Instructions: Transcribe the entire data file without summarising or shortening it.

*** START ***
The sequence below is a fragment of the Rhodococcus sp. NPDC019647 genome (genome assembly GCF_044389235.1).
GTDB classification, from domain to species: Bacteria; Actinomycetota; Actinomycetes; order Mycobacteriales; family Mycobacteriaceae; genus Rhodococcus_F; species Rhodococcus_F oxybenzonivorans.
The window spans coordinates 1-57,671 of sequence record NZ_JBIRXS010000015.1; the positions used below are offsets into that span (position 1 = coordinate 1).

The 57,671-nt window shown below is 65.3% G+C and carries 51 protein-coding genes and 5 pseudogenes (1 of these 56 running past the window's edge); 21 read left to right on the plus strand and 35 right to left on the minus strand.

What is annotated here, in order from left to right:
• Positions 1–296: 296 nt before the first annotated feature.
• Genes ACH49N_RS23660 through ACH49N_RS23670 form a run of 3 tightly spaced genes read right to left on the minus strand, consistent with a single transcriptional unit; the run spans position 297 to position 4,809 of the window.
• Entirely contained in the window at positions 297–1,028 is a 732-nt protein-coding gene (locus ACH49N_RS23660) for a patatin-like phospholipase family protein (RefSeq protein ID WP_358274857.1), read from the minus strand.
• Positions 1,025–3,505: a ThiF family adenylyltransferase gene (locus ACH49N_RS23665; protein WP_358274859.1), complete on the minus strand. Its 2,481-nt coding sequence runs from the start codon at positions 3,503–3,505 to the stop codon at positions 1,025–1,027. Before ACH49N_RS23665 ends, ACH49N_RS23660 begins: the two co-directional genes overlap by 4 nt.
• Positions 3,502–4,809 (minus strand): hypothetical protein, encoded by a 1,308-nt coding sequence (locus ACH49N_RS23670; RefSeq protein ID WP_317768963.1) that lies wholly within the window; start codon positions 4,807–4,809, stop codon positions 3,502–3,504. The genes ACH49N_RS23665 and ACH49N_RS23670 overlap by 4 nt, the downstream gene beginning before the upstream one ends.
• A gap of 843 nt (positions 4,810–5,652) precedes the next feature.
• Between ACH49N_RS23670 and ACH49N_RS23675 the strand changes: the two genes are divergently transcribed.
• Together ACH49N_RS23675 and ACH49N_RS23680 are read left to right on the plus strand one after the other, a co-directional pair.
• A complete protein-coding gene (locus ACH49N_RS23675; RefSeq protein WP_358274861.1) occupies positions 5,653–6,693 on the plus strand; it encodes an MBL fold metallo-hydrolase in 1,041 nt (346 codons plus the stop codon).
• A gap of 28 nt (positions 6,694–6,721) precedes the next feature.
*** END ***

The sequence below is a fragment of the Rhodococcus sp. NPDC019647 genome (genome assembly GCF_044389235.1).
GTDB classification, from domain to species: Bacteria; Actinomycetota; Actinomycetes; order Mycobacteriales; family Mycobacteriaceae; genus Rhodococcus_F; species Rhodococcus_F oxybenzonivorans.
The window spans coordinates 1-57,671 of sequence record NZ_JBIRXS010000015.1; the positions used below are offsets into that span (position 1 = coordinate 1).

The 57,671-nt window shown below is 65.3% G+C and carries 51 protein-coding genes and 5 pseudogenes (1 of these 56 running past the window's edge); 21 read left to right on the plus strand and 35 right to left on the minus strand.

What is annotated here, in order from left to right:
• Positions 1–296: 296 nt before the first annotated feature.
• Genes ACH49N_RS23660 through ACH49N_RS23670 form a run of 3 tightly spaced genes read right to left on the minus strand, consistent with a single transcriptional unit; the run spans position 297 to position 4,809 of the window.
• Entirely contained in the window at positions 297–1,028 is a 732-nt protein-coding gene (locus ACH49N_RS23660) for a patatin-like phospholipase family protein (RefSeq protein ID WP_358274857.1), read from the minus strand.
• Positions 1,025–3,505: a ThiF family adenylyltransferase gene (locus ACH49N_RS23665; protein WP_358274859.1), complete on the minus strand. Its 2,481-nt coding sequence runs from the start codon at positions 3,503–3,505 to the stop codon at positions 1,025–1,027. Before ACH49N_RS23665 ends, ACH49N_RS23660 begins: the two co-directional genes overlap by 4 nt.
• Positions 3,502–4,809 (minus strand): hypothetical protein, encoded by a 1,308-nt coding sequence (locus ACH49N_RS23670; RefSeq protein ID WP_317768963.1) that lies wholly within the window; start codon positions 4,807–4,809, stop codon positions 3,502–3,504. The genes ACH49N_RS23665 and ACH49N_RS23670 overlap by 4 nt, the downstream gene beginning before the upstream one ends.
• A gap of 843 nt (positions 4,810–5,652) precedes the next feature.
• Between ACH49N_RS23670 and ACH49N_RS23675 the strand changes: the two genes are divergently transcribed.
• Together ACH49N_RS23675 and ACH49N_RS23680 are read left to right on the plus strand one after the other, a co-directional pair.
• A complete protein-coding gene (locus ACH49N_RS23675; RefSeq protein WP_358274861.1) occupies positions 5,653–6,693 on the plus strand; it encodes an MBL fold metallo-hydrolase in 1,041 nt (346 codons plus the stop codon).
• A gap of 28 nt (positions 6,694–6,721) precedes the next feature.